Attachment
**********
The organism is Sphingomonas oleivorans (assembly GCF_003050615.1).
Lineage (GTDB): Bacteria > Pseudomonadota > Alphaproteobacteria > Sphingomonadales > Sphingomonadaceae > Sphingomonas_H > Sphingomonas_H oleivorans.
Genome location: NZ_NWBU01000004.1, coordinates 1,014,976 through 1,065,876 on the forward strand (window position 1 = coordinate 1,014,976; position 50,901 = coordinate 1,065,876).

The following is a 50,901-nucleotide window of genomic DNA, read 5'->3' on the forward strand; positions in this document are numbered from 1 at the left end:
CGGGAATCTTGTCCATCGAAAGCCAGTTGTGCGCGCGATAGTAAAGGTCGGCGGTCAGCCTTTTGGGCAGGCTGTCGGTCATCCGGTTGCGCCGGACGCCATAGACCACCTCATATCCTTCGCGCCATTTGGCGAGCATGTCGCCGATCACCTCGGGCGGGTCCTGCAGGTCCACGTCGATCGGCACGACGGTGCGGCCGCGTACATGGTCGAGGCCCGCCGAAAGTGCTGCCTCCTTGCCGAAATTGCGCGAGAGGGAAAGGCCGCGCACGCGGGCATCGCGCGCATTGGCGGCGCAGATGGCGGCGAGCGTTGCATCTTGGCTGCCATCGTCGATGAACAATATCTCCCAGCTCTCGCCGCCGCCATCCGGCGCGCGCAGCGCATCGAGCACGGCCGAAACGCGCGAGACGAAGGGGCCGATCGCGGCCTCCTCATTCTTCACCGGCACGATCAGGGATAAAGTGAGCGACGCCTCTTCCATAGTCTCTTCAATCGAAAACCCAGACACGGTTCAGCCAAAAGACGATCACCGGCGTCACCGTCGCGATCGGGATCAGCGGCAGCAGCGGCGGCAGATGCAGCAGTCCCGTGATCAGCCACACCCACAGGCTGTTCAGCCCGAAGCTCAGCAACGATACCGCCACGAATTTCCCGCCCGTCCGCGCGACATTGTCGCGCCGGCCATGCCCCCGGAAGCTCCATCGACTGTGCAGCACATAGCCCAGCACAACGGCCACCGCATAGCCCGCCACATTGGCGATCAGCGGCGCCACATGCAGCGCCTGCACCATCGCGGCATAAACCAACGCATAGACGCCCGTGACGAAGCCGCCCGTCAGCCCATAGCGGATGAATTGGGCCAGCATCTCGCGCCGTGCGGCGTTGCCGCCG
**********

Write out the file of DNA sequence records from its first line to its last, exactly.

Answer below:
The organism is Sphingomonas oleivorans (assembly GCF_003050615.1).
Lineage (GTDB): Bacteria > Pseudomonadota > Alphaproteobacteria > Sphingomonadales > Sphingomonadaceae > Sphingomonas_H > Sphingomonas_H oleivorans.
Genome location: NZ_NWBU01000004.1, coordinates 1,014,976 through 1,065,876 on the forward strand (window position 1 = coordinate 1,014,976; position 50,901 = coordinate 1,065,876).

The following is a 50,901-nucleotide window of genomic DNA, read 5'->3' on the forward strand; positions in this document are numbered from 1 at the left end:
CGGGAATCTTGTCCATCGAAAGCCAGTTGTGCGCGCGATAGTAAAGGTCGGCGGTCAGCCTTTTGGGCAGGCTGTCGGTCATCCGGTTGCGCCGGACGCCATAGACCACCTCATATCCTTCGCGCCATTTGGCGAGCATGTCGCCGATCACCTCGGGCGGGTCCTGCAGGTCCACGTCGATCGGCACGACGGTGCGGCCGCGTACATGGTCGAGGCCCGCCGAAAGTGCTGCCTCCTTGCCGAAATTGCGCGAGAGGGAAAGGCCGCGCACGCGGGCATCGCGCGCATTGGCGGCGCAGATGGCGGCGAGCGTTGCATCTTGGCTGCCATCGTCGATGAACAATATCTCCCAGCTCTCGCCGCCGCCATCCGGCGCGCGCAGCGCATCGAGCACGGCCGAAACGCGCGAGACGAAGGGGCCGATCGCGGCCTCCTCATTCTTCACCGGCACGATCAGGGATAAAGTGAGCGACGCCTCTTCCATAGTCTCTTCAATCGAAAACCCAGACACGGTTCAGCCAAAAGACGATCACCGGCGTCACCGTCGCGATCGGGATCAGCGGCAGCAGCGGCGGCAGATGCAGCAGTCCCGTGATCAGCCACACCCACAGGCTGTTCAGCCCGAAGCTCAGCAACGATACCGCCACGAATTTCCCGCCCGTCCGCGCGACATTGTCGCGCCGGCCATGCCCCCGGAAGCTCCATCGACTGTGCAGCACATAGCCCAGCACAACGGCCACCGCATAGCCCGCCACATTGGCGATCAGCGGCGCCACATGCAGCGCCTGCACCATCGCGGCATAAACCAACGCATAGACGCCCGTGACGAAGCCGCCCGTCAGCCCATAGCGGATGAATTGGGCCAGCATCTCGCGCCGTGCGGCGTTGCCGCCG